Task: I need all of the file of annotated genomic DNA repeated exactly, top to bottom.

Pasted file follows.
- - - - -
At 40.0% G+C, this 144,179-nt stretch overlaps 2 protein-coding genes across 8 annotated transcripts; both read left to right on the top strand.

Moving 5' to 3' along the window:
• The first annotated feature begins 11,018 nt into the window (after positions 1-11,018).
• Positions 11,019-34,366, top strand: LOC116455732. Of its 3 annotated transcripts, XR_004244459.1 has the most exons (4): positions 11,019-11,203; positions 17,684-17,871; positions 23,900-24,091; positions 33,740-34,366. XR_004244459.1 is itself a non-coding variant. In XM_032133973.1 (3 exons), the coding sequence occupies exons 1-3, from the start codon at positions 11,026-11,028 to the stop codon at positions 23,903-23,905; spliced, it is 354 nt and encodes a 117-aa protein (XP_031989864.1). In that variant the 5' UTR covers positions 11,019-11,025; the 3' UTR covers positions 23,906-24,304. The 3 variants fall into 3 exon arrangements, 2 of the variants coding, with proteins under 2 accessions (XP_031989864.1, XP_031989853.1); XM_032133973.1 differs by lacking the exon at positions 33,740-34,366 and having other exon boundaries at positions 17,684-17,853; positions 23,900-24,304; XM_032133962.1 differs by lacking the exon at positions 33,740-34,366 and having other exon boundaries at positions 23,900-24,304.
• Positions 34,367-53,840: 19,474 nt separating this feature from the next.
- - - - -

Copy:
At 40.0% G+C, this 144,179-nt stretch overlaps 2 protein-coding genes across 8 annotated transcripts; both read left to right on the top strand.

Moving 5' to 3' along the window:
• The first annotated feature begins 11,018 nt into the window (after positions 1-11,018).
• Positions 11,019-34,366, top strand: LOC116455732. Of its 3 annotated transcripts, XR_004244459.1 has the most exons (4): positions 11,019-11,203; positions 17,684-17,871; positions 23,900-24,091; positions 33,740-34,366. XR_004244459.1 is itself a non-coding variant. In XM_032133973.1 (3 exons), the coding sequence occupies exons 1-3, from the start codon at positions 11,026-11,028 to the stop codon at positions 23,903-23,905; spliced, it is 354 nt and encodes a 117-aa protein (XP_031989864.1). In that variant the 5' UTR covers positions 11,019-11,025; the 3' UTR covers positions 23,906-24,304. The 3 variants fall into 3 exon arrangements, 2 of the variants coding, with proteins under 2 accessions (XP_031989864.1, XP_031989853.1); XM_032133973.1 differs by lacking the exon at positions 33,740-34,366 and having other exon boundaries at positions 17,684-17,853; positions 23,900-24,304; XM_032133962.1 differs by lacking the exon at positions 33,740-34,366 and having other exon boundaries at positions 23,900-24,304.
• Positions 34,367-53,840: 19,474 nt separating this feature from the next.